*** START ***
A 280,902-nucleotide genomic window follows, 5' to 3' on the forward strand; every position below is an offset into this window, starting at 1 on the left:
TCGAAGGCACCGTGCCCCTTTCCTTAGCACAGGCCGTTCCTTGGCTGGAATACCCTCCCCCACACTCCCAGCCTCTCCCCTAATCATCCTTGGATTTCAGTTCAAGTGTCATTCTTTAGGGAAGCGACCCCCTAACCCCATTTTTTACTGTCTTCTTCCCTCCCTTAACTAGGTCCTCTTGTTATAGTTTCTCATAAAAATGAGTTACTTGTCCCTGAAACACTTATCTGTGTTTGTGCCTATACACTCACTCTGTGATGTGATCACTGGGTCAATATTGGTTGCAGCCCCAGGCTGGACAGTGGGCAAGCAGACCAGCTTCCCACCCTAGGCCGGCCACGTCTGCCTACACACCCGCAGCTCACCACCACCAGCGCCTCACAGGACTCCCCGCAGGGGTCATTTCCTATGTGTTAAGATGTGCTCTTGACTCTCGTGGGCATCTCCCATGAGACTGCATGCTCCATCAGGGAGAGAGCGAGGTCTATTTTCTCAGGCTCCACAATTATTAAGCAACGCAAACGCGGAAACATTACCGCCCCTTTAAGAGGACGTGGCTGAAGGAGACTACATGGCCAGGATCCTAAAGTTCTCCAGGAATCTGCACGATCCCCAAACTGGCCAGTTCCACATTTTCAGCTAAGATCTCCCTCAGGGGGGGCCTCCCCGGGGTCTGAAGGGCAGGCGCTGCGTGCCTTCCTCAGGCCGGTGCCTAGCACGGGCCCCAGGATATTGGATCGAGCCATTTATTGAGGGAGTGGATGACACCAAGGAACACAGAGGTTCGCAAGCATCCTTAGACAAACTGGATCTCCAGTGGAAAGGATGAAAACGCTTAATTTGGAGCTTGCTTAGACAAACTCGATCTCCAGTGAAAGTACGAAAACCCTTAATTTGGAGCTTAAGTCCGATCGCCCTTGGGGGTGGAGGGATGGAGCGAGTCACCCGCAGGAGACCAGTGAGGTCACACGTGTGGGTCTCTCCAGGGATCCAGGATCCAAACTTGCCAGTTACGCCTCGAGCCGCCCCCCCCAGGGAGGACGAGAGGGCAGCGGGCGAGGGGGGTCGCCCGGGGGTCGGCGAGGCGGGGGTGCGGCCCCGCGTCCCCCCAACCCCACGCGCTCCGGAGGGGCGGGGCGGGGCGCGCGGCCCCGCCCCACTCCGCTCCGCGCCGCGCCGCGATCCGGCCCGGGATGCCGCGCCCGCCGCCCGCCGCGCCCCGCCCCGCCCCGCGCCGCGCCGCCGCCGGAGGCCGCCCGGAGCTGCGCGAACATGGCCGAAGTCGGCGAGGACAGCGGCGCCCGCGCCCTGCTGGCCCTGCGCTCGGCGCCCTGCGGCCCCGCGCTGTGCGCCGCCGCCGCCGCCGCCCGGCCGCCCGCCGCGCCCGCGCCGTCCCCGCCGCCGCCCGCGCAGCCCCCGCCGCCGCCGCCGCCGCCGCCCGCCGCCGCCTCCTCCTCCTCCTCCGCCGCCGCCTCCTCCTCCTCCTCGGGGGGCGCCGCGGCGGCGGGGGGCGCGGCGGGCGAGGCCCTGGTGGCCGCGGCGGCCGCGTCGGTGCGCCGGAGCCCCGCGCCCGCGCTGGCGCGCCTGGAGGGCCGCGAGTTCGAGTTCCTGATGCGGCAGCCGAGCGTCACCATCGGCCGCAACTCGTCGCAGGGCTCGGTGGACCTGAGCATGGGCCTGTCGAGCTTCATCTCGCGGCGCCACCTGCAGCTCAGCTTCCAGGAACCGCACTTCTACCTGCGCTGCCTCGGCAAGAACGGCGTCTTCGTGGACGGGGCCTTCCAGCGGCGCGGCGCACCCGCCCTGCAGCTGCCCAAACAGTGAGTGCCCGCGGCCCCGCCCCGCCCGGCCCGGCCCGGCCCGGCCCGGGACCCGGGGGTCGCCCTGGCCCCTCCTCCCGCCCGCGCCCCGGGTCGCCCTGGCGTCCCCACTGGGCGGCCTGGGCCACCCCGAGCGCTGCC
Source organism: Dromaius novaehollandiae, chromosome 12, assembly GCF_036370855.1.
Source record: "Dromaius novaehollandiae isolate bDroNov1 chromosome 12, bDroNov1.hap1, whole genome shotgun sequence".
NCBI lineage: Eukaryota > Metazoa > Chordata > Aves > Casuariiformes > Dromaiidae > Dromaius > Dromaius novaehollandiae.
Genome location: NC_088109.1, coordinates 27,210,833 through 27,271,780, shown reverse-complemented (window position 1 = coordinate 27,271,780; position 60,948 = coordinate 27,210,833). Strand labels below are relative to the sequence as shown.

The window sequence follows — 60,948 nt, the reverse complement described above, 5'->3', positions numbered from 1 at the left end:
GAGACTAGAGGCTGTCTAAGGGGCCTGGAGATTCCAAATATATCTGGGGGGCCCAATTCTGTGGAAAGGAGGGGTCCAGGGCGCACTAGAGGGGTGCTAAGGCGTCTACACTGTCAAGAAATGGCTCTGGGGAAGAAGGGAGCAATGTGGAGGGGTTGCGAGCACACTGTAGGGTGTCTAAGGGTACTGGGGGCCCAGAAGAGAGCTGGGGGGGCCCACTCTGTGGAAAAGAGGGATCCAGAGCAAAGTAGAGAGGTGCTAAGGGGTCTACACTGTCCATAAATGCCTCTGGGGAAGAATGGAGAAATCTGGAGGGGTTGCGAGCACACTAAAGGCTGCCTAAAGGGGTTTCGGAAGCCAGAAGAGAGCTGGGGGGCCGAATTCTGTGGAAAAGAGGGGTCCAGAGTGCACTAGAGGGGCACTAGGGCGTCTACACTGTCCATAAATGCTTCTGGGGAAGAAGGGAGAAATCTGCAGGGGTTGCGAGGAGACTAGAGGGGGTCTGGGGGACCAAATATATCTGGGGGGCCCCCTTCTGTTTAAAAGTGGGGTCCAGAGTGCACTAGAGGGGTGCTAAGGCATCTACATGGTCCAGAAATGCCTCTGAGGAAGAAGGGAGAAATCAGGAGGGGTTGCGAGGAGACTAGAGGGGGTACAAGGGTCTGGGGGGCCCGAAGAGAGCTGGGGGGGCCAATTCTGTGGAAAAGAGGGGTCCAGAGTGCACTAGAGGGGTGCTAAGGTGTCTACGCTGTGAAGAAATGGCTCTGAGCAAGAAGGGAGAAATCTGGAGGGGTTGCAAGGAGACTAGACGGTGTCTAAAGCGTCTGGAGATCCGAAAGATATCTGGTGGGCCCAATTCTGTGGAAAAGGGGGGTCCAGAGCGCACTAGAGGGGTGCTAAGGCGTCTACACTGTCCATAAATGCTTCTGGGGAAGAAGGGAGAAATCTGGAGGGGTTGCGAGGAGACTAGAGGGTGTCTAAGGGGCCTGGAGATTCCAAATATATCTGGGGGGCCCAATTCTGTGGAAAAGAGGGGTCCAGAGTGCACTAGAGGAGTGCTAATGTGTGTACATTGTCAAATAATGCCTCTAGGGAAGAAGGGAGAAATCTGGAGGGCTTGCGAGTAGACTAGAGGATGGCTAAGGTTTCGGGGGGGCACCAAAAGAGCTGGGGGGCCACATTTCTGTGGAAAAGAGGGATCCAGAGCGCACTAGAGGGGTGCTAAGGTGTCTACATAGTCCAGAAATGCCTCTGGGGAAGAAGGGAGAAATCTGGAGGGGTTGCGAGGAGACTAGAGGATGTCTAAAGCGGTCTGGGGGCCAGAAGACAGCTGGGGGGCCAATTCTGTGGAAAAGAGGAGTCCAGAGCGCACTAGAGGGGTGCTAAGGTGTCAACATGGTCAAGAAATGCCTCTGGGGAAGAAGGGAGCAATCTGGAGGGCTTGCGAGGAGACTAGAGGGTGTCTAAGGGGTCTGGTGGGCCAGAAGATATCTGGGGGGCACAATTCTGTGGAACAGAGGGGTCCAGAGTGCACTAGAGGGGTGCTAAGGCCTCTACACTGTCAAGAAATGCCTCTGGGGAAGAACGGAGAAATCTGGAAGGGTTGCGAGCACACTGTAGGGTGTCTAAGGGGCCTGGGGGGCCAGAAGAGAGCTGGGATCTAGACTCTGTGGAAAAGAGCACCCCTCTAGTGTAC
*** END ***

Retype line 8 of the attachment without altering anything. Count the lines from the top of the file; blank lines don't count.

GAGACTAGAGGCTGTCTAAGGGGCCTGGAGATTCCAAATATATCTGGGGGGCCCAATTCTGTGGAAAGGAGGGGTCCAGGGCGCACTAGAGGGGTGCTAAGGCGTCTACACTGTCAAGAAATGGCTCTGGGGAAGAAGGGAGCAATGTGGAGGGGTTGCGAGCACACTGTAGGGTGTCTAAGGGTACTGGGGGCCCAGAAGAGAGCTGGGGGGGCCCACTCTGTGGAAAAGAGGGATCCAGAGCAAAGTAGAGAGGTGCTAAGGGGTCTACACTGTCCATAAATGCCTCTGGGGAAGAATGGAGAAATCTGGAGGGGTTGCGAGCACACTAAAGGCTGCCTAAAGGGGTTTCGGAAGCCAGAAGAGAGCTGGGGGGCCGAATTCTGTGGAAAAGAGGGGTCCAGAGTGCACTAGAGGGGCACTAGGGCGTCTACACTGTCCATAAATGCTTCTGGGGAAGAAGGGAGAAATCTGCAGGGGTTGCGAGGAGACTAGAGGGGGTCTGGGGGACCAAATATATCTGGGGGGCCCCCTTCTGTTTAAAAGTGGGGTCCAGAGTGCACTAGAGGGGTGCTAAGGCATCTACATGGTCCAGAAATGCCTCTGAGGAAGAAGGGAGAAATCAGGAGGGGTTGCGAGGAGACTAGAGGGGGTACAAGGGTCTGGGGGGCCCGAAGAGAGCTGGGGGGGCCAATTCTGTGGAAAAGAGGGGTCCAGAGTGCACTAGAGGGGTGCTAAGGTGTCTACGCTGTGAAGAAATGGCTCTGAGCAAGAAGGGAGAAATCTGGAGGGGTTGCAAGGAGACTAGACGGTGTCTAAAGCGTCTGGAGATCCGAAAGATATCTGGTGGGCCCAATTCTGTGGAAAAGGGGGGTCCAGAGCGCACTAGAGGGGTGCTAAGGCGTCTACACTGTCCATAAATGCTTCTGGGGAAGAAGGGAGAAATCTGGAGGGGTTGCGAGGAGACTAGAGGGTGTCTAAGGGGCCTGGAGATTCCAAATATATCTGGGGGGCCCAATTCTGTGGAAAAGAGGGGTCCAGAGTGCACTAGAGGAGTGCTAATGTGTGTACATTGTCAAATAATGCCTCTAGGGAAGAAGGGAGAAATCTGGAGGGCTTGCGAGTAGACTAGAGGATGGCTAAGGTTTCGGGGGGGCACCAAAAGAGCTGGGGGGCCACATTTCTGTGGAAAAGAGGGATCCAGAGCGCACTAGAGGGGTGCTAAGGTGTCTACATAGTCCAGAAATGCCTCTGGGGAAGAAGGGAGAAATCTGGAGGGGTTGCGAGGAGACTAGAGGATGTCTAAAGCGGTCTGGGGGCCAGAAGACAGCTGGGGGGCCAATTCTGTGGAAAAGAGGAGTCCAGAGCGCACTAGAGGGGTGCTAAGGTGTCAACATGGTCAAGAAATGCCTCTGGGGAAGAAGGGAGCAATCTGGAGGGCTTGCGAGGAGACTAGAGGGTGTCTAAGGGGTCTGGTGGGCCAGAAGATATCTGGGGGGCACAATTCTGTGGAACAGAGGGGTCCAGAGTGCACTAGAGGGGTGCTAAGGCCTCTACACTGTCAAGAAATGCCTCTGGGGAAGAACGGAGAAATCTGGAAGGGTTGCGAGCACACTGTAGGGTGTCTAAGGGGCCTGGGGGGCCAGAAGAGAGCTGGGATCTAGACTCTGTGGAAAAGAGCACCCCTCTAGTGTAC